Mountaintop Removal Project and Photo Gallery

Flip a Switch: Blow Up a Mountain:
The Real Cost of Mountaintop Removal

Over 475 mountaintops in southern West Virginia and eastern Kentucky have been pulverized, the mountains reduced by hundreds of vertical feet, in an area of destruction totaling over one half million acres, to expose thin seams of coal. Following the mountaintops into oblivion has been a roughly equal area of the most diverse hardwood forest in the U.S., its timber, wildlife habitat, recreational spaces, medicinal plants and headwater streams lost for thousands of years. More than 1,200 miles of once-pristine headwater streams lie buried by hundreds of feet of mountain remains. In West Virginia alone, some three million pounds of poisonous explosives are used daily.

Hundreds of drinking water wells have been poisoned by toxic coal sludge, leaving residents sick and dying. Airborne coal dust causes respiratory and other ailments. Scores of “sludge impoundments,” some containing over one billion gallons of poisonous coal waste, are held back only by earthen dams, some declared unsafe. A few have failed, sweeping away homes and lives, and turning streams into toxic torrents. Coal company executives call these incidents “acts of God.”

Mountaineers, whose families have lived in the same hollows for as many as ten generations, have been and are being, forcibly displaced from their ancestral land.

With many local, state and federal lawmakers, and the Bush Administration, in the pockets of the coal industry, the industry enjoys lax enforcement of often ineffective laws. However, full enforcement of the federal Clean Water Act would halt much of this destruction.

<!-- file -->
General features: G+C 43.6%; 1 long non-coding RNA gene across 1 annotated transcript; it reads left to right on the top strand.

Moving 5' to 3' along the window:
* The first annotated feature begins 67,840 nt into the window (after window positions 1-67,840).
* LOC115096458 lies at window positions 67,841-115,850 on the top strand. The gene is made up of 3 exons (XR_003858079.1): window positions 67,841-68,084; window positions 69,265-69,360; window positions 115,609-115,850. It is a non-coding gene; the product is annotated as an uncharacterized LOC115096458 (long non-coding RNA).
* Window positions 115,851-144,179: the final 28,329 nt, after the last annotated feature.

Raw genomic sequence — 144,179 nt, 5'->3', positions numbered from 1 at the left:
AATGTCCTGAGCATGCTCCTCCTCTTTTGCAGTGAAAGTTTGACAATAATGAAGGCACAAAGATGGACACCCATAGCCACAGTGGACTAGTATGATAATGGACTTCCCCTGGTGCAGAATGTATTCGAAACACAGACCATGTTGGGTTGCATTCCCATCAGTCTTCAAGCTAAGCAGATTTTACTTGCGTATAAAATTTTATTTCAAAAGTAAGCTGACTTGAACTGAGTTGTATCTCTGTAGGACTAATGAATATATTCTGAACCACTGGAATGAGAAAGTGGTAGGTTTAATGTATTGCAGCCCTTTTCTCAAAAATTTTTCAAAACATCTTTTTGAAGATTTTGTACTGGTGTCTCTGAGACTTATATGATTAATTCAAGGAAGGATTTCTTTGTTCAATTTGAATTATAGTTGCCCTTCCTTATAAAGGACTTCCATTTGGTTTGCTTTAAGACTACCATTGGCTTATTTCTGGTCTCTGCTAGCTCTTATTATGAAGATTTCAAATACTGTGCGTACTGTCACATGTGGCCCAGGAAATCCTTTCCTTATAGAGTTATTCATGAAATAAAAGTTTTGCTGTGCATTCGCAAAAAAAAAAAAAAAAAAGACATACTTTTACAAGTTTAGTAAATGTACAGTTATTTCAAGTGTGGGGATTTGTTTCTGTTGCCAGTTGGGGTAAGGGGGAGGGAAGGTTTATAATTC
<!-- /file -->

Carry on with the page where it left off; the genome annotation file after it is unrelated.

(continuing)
In 1960, some 120,000 coal miners were employed in West Virginia. While sophisticated machines and an increase in surface mining have left only about 15,000 miners, the industry tells those workers that environmentalists are trying to take their jobs. As employment sinks, once-healthy towns wither, and the region lies impoverished, as most of the money from coal goes to the very few individuals at the top. Much of the coal produced in the U.S. is shipped overseas, but coal barons and their allies in Congress declare that increased production helps fuel our energy independence.

More residents are fighting back, to save their land and culture, but only when the nation learns the truth, will mountaintop removal end.

Photo Gallery

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Forest gone, stream buried
True cost of coal Threatened Defending his heritage Poison to go?
Destroyed layer by layer Criminal Tireless crusader for justice Barbaric energy source Forced out by coal
Guarding his family's heritage Charles David Victims of coal

Mark Schmerling
(215) 495-5223